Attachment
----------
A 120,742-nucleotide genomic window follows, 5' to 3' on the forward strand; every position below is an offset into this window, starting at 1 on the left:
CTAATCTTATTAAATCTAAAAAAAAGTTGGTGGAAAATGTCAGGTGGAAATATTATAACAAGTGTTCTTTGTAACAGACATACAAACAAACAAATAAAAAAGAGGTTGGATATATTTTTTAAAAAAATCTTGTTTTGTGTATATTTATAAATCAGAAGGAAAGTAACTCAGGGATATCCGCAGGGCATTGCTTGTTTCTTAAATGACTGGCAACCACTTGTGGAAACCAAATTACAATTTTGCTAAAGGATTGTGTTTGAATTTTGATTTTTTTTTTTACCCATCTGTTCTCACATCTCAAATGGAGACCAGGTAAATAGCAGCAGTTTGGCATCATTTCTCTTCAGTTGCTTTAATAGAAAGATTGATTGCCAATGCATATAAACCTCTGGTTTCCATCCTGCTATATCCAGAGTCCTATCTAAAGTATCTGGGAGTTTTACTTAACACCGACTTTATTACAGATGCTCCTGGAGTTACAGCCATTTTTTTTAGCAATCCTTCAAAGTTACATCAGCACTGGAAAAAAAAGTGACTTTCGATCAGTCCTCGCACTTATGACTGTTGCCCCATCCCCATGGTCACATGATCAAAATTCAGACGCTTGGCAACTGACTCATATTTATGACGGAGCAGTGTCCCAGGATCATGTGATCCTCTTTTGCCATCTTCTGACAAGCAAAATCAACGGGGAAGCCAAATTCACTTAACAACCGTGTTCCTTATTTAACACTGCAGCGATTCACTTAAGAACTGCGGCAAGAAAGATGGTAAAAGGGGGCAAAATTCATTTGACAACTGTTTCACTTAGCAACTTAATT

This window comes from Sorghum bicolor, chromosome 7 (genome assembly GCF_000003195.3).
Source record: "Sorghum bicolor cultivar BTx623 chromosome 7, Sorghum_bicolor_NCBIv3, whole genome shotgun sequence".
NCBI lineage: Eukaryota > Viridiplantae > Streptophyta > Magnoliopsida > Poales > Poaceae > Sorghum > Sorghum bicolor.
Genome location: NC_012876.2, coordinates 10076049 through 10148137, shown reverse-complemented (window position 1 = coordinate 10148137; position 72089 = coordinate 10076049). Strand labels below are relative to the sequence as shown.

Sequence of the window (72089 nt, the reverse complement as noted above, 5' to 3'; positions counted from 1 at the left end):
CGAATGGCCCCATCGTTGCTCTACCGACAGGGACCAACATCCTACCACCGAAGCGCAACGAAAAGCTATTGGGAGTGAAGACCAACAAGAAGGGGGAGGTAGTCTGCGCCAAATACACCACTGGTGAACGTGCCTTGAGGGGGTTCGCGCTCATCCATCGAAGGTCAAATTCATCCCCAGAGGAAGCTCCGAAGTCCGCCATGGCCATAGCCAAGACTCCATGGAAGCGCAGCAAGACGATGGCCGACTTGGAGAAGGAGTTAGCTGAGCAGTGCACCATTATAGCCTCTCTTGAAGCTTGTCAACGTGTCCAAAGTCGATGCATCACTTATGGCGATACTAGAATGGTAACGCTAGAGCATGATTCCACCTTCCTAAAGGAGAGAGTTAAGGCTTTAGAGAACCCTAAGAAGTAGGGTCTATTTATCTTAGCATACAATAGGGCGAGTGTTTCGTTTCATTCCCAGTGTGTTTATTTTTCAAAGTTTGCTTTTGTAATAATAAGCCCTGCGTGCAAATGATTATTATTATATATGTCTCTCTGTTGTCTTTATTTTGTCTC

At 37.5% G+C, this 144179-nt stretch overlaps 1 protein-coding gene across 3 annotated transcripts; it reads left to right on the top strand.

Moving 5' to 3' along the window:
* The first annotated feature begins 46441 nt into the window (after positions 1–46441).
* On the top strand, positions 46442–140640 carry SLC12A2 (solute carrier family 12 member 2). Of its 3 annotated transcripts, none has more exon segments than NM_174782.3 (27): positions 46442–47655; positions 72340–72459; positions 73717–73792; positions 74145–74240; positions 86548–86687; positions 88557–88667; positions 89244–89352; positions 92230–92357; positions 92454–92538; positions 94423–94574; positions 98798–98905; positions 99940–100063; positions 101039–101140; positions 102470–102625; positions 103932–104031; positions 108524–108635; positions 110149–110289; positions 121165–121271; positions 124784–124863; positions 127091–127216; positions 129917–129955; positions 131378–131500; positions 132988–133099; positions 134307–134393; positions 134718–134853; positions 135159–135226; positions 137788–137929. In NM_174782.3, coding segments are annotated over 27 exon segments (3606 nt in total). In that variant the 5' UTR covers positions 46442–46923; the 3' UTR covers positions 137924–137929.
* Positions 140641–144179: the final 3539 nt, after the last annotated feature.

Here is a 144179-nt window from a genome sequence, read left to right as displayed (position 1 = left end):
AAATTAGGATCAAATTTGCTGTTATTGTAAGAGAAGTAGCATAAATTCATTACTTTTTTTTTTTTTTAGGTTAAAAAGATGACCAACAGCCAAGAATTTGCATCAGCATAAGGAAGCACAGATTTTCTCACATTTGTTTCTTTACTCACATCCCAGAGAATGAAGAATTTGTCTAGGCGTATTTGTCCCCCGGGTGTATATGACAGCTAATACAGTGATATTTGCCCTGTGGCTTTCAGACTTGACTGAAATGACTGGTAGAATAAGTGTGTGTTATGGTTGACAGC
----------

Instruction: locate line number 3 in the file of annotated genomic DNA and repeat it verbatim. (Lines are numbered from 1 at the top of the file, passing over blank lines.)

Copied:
This window comes from Sorghum bicolor, chromosome 7 (genome assembly GCF_000003195.3).